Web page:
08 Drag race in Great Bend

Another city that was once on the Santa Fe Trail, this history-laden town is known for being the site of the first NHRA-hosted national drag race. Visit the Barton County Historical Society museum and village for a taste of what Great Bend used to be like. If you want to get out into nature, try birdwatching at Cheyenne Bottoms or the Kansas Wetlands Education Center.

09 Play disc golf in Hays

The largest city in Ellis County, Hays provides visitors with a robust roster of activities. Start at the Sternberg Museum of Natural History for a trip back to the dinosaur age before visiting Buffalo Bill's stomping grounds at Fort Hays State Historic Site. Play disc golf, go skating, explore some trails, and even visit bison at Frontier Park, which is located on the grounds of what was once a garrison when the town was first settled.

10 Explore state origins in Leavenworth

Leavenworth is located along the Missouri River in the northeastern corner of the state and is often referred to as the "First City of Kansas." The town has retained its historical charm, with many buildings from the nineteenth century still standing today. While you're here, take the opportunity to explore the Greater Leavenworth Museum or Fort Leavenworth, which is now the oldest Army base west of the Mississippi River.

11 Take a tour of Lecompton

Located in northeast Kansas, Lecompton was an important settlement during the Civil War. Wander through Constitution Hall State Historic Site to learn how this small town played a pivotal role in Kansas statehood. You can also visit the Territorial Capital Museum, which houses a collection of artifacts from the mid-1800s or take a self-guided walking tour to get a sense of what life was like in Kansas during this tumultuous period.

12 Explore Swedish culture in Lindsborg

Located in central Kansas, Lindsborg has a rich history that dates back to its founding in 1869 by Swedish immigrants. It celebrates its heritage with the biennial Svensk Hyllningsfest, a festival that features art vendors, traditional Swedish food and music, and a parade. Visitors can also learn more about the town's founding at the Swedish Pavilion, a replica of a traditional wooden church found in Sweden that was used at the 1904 World's Fair.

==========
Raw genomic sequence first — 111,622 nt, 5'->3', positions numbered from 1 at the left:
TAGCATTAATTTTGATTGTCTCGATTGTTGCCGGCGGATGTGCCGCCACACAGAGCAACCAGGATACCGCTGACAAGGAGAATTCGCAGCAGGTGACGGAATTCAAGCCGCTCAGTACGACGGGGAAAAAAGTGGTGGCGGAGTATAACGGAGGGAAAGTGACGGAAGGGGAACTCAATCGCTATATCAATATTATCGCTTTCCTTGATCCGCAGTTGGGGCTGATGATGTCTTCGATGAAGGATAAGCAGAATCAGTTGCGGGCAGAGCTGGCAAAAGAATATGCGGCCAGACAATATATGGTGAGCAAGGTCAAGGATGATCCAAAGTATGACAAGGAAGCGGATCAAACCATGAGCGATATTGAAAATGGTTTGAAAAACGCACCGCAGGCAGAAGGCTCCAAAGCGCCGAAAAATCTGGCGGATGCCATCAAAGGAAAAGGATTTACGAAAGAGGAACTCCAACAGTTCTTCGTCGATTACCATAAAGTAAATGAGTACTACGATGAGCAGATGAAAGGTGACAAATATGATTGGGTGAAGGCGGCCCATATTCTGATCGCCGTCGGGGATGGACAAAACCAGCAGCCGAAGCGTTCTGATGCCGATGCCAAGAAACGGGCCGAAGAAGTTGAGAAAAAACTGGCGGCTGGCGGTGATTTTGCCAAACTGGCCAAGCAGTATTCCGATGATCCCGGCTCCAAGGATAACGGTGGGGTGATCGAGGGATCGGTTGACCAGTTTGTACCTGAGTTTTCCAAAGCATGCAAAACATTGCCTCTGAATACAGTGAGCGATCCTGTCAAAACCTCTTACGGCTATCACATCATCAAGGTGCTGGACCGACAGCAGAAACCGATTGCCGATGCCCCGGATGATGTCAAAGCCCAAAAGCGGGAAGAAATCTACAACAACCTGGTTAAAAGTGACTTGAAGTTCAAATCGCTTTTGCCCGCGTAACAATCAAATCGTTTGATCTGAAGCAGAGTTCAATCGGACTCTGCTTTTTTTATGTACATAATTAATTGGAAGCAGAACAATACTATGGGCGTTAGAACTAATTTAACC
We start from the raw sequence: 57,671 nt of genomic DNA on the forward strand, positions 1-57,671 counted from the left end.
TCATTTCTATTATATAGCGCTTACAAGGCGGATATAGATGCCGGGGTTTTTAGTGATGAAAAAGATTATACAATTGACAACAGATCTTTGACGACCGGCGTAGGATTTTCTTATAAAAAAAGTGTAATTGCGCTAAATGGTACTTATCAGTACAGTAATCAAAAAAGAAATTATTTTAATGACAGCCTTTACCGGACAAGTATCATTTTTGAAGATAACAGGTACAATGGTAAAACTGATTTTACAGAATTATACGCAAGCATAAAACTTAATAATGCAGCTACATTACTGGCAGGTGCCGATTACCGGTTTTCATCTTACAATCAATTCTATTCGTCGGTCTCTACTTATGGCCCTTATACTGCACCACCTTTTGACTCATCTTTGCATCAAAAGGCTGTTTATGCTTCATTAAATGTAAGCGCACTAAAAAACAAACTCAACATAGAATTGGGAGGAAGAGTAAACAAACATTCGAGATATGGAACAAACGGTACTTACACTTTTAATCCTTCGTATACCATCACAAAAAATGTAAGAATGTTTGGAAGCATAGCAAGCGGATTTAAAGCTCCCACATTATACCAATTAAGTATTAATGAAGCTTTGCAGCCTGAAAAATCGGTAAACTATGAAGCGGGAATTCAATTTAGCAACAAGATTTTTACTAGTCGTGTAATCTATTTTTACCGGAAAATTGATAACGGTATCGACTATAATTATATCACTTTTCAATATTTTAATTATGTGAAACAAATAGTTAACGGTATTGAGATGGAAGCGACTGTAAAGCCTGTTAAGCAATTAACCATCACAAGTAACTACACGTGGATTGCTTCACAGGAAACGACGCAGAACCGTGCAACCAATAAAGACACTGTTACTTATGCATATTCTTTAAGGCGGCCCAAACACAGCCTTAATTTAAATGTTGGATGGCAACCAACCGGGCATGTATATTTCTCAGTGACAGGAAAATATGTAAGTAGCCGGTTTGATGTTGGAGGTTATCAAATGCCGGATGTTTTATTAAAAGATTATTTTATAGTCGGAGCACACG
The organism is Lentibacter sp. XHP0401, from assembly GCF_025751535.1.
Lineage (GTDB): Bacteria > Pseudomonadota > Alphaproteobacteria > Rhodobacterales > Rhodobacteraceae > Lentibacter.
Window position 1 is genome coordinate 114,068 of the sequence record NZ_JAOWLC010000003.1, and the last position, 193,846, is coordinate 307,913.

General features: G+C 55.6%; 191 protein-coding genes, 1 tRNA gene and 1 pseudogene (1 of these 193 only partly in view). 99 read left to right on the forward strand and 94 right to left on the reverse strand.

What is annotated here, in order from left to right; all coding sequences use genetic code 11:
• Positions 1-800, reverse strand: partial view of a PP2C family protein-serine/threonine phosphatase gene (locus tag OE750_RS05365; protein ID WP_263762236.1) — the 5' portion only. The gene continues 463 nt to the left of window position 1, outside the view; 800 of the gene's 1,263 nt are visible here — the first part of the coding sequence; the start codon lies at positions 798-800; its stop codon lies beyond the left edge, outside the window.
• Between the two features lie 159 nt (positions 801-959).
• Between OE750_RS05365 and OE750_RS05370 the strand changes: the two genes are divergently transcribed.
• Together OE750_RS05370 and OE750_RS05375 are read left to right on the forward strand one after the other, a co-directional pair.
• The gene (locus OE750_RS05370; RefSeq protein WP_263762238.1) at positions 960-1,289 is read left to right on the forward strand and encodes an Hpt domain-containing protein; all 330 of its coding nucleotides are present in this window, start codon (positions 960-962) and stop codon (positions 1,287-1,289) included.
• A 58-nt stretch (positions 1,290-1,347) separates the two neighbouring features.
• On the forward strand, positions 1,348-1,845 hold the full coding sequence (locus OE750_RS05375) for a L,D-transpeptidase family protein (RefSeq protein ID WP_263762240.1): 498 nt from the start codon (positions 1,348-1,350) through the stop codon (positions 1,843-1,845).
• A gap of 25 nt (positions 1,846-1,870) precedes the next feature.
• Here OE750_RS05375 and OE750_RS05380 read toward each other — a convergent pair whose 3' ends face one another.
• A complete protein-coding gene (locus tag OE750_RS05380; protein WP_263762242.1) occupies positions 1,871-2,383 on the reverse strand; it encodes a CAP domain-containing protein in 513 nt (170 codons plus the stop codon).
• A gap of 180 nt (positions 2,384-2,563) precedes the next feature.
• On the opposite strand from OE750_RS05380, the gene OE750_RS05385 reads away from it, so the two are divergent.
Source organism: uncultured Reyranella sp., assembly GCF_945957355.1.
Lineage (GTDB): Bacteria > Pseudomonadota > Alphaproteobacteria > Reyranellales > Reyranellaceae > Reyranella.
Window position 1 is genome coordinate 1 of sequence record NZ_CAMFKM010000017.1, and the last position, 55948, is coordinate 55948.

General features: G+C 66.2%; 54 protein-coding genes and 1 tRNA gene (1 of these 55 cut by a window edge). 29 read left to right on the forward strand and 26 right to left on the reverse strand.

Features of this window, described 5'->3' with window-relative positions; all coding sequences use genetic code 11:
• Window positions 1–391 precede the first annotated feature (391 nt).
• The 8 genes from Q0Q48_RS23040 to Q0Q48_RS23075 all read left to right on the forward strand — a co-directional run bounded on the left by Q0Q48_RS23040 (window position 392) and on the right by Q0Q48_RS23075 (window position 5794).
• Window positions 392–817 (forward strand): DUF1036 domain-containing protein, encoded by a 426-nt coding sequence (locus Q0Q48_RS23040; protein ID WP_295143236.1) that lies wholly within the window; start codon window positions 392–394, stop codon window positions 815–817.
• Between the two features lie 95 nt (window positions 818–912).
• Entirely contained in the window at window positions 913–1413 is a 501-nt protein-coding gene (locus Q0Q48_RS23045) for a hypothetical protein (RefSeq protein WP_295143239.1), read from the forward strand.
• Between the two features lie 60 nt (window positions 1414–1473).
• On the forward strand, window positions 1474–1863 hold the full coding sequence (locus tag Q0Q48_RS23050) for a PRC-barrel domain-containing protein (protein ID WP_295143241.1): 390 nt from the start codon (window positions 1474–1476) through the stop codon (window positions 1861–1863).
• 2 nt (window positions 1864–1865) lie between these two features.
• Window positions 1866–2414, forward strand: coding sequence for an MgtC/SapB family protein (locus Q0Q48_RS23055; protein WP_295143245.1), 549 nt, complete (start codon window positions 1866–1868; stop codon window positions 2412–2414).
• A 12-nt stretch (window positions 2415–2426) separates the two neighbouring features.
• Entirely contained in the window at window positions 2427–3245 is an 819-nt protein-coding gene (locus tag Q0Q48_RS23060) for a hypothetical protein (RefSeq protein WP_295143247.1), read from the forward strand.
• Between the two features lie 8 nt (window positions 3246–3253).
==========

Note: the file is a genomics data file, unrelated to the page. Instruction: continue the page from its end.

13 Admire the art in Lucas

This small town is home to a quaint Main Street and the famed Grassroots Art Center, where visitors can view art created from recycled materials. Despite being a small town of 400, Lucas is widely known today as an art hub and is even home to the second-best bathroom in America. If you have to go, it's located at the Bowl Plaza, with an entrance that suggests the shape of a toilet.

14 Spot prairie dogs in Norton

Norton's original business district has become the historic downtown locals love today for international cuisine, coffee shops, and independent businesses. However, this small town is also renowned for nearby opportunities to hike, hunt, and fish in the Norton Wildlife Area (also known as the Keith Sebelius Reservoir). You can even spot prairie dogs in Prairie Dog State Park, where a small family of about 300 prairie dogs has made a home just south of the park office.

15 Travel to Oz in Wamego

Home to many attractions, such as The Columbian theater, and a lively downtown area, Wamego may be most famous for claiming the Wizard of Oz as its own. The town's Oz Museum is a must-see for classic movie fans, while the annual Oztoberfest brings the city together every fall. There's even the Oz Winery for a truly unique tasting room experience.